introducing nilufer yanya: the 21-year-old londoner quietly speaking volumes
Press play on a shimmering, Jeff Buckley-esque debut.
We watched a documentary the other night about about how, amidst the sprawling, streaming, struggling and chit-chattering of our cities, silence has become somewhat of a disappearing resource. It's kind of how we feel about this single by 21 year old Nilufer Yanya. A shimmering, meditative, almost otherworldly debut, it is, as the old jazz heads used to say, a song marked less by the notes she plays and more by the ones she doesn't: a Jeff Buckley-esque restraint on the guitar, a voice that's both deep and sonorous but never intrusive. In a world of ever growing noise, it's easy to forget that sometimes the most powerful thing you can be is quiet. Press play on the self-directed video and read our chat with the young Londoner below.
Hello Nilufer. We really love your song Small Crimes. Was it a very conscious decision to keep it so restrained?
It was conscious yes. The way I heard the song in my head and how I performed it was very stripped back and simple. I wanted that to be reflected in the record. I also think my ear is attracted to more minimal productions. I really like hearing how the music all fits together.
Has your heritage had any influence on your music at all? [Nilufer has Turkish, Irish and Bajan family].
I couldn't tell you much of it has influenced my music, consciously anyway. I know my dad is convinced it has but that's because he plays a lot of traditional Turkish music around the house. My mum played us a lot of classical music as children, but then I can also remember her singing Simon & Garfunkel, Cat Stevens and Macy Gray. My nan was always playing this Irish folk CD at hers, but there was also Bob Marley and Sweat by Nelly, so who knows?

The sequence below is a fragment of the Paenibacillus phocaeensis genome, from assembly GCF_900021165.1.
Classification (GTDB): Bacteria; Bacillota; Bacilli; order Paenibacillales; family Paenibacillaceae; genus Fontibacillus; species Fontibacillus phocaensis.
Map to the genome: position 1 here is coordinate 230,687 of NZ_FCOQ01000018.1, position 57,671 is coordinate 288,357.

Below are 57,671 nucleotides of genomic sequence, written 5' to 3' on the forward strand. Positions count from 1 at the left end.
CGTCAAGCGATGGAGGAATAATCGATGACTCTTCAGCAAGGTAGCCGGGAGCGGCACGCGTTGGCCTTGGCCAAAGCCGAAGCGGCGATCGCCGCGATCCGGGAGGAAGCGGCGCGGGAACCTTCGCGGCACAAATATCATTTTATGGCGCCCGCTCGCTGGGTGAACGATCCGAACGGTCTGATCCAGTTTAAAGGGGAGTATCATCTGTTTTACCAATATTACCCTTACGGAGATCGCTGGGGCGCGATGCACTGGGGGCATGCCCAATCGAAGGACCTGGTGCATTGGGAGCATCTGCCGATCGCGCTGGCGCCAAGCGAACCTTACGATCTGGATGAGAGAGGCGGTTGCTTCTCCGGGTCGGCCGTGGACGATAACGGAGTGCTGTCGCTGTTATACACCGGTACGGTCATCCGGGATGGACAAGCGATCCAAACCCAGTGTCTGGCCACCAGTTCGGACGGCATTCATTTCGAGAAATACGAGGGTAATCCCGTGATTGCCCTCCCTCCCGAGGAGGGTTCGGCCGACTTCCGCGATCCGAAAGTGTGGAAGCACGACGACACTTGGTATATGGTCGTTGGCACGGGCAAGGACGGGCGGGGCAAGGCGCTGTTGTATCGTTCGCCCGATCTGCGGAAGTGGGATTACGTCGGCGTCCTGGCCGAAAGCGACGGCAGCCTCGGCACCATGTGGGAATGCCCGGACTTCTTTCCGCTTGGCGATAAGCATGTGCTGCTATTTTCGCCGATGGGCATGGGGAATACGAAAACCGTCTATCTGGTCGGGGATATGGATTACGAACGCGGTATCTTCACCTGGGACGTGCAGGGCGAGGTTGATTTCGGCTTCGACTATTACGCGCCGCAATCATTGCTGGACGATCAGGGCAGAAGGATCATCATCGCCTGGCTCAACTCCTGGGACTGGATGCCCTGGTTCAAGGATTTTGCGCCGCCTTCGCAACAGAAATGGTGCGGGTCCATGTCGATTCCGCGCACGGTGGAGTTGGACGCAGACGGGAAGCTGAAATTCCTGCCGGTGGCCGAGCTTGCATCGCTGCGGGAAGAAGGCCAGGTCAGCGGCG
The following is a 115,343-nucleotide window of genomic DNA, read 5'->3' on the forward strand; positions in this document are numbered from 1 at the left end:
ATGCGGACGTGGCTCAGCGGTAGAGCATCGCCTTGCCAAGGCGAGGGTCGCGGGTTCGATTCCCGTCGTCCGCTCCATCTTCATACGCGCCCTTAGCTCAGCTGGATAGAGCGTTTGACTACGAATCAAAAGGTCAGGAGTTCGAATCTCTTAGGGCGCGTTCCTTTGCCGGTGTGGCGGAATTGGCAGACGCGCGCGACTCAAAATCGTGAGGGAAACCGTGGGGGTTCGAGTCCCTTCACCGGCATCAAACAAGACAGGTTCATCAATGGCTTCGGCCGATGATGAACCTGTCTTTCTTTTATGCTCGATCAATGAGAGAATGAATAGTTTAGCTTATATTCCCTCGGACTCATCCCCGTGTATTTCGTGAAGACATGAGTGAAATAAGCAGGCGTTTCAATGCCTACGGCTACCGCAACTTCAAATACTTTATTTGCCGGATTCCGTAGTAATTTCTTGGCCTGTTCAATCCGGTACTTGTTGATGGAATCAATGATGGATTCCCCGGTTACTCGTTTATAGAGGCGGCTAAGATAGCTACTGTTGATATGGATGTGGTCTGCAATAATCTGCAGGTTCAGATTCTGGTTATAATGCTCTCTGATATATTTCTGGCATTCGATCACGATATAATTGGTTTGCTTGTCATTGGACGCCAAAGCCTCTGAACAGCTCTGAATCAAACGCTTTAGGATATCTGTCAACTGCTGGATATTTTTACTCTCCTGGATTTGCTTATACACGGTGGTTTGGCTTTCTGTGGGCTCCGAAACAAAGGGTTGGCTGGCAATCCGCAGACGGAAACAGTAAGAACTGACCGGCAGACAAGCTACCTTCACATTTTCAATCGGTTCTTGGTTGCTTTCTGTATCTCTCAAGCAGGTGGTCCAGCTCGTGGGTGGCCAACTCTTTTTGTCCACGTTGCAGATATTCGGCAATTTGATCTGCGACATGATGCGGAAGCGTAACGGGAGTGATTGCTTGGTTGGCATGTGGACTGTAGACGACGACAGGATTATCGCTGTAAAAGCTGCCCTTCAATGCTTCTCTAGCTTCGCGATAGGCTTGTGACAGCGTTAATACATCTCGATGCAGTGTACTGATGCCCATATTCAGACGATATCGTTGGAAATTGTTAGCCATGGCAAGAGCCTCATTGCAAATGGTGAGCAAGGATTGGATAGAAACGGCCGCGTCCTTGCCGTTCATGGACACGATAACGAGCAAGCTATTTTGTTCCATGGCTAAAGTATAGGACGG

Have you ever committed a small crime?
I've got loads and loads of library books that need returning. The worst part is you have to own up to it when you bring them back.
Your Twitter bio says "I'm not rlly a singer"... If you really weren't a singer, what would you be doing?
Haha. I put that up there because I'm still not used to identifying with being a "singer" as it's the part that came last. Funnily enough If I were to be doing something else it would have to be something which allows me to have a voice. I've always thought about writing a book or designing clothes.
We like the motorbike sound at the start of your video. If you had to pick the best motorbike sound out of Leader Of The Pack by The Shangri-Las, Speedway by Morrissey or Small Crimes by Nilufer Yanya, which would you choose?
The Morrissey one is pretty strong!
You've covered The Pixies in the past. Which other artist should everyone have as part of their musical education?
A friend introduced me to Laurie Anderson the other day who is another 80s artist. I can't believe no one had ever played her to me before! There is still so much basic listening I need to do.
We also saw that you were taught guitar by Dave Okumu from The Invisible… What was the most important thing he taught you?
Dave was my first guitar teacher at school for about two years. I'd only just picked it up so I think the most important thing was just that he was so inspiring, encouraging and cool! Him and [fellow Invisible member] Tom Herbert also ran this 'Year Nine Rockband' workshop with us that my friends and I played in. I remember him talking about the importance of writing because we were "creating something that hadn't existed before". It sounds like an obvious thing now but I don't think I'd ever thought about music in terms of existing like that back then.
What are you doing next? Where can we see you live?
I've got another single coming out in October and will definitely be bringing out more after that too. I'm playing with my band on 20 October at George IV in Chiswick and doing the EP launch on 17 November at the Slaughtered Lamb.
Finally, is that your dog in the video or did you nick like all those library books?
That's Coco! She is my sister's dog, but we hang out quite a bit.
Small Crimes is out now on Blue Flowers Music.
Text Matthew Whitehouse
Photography Hollie Fernando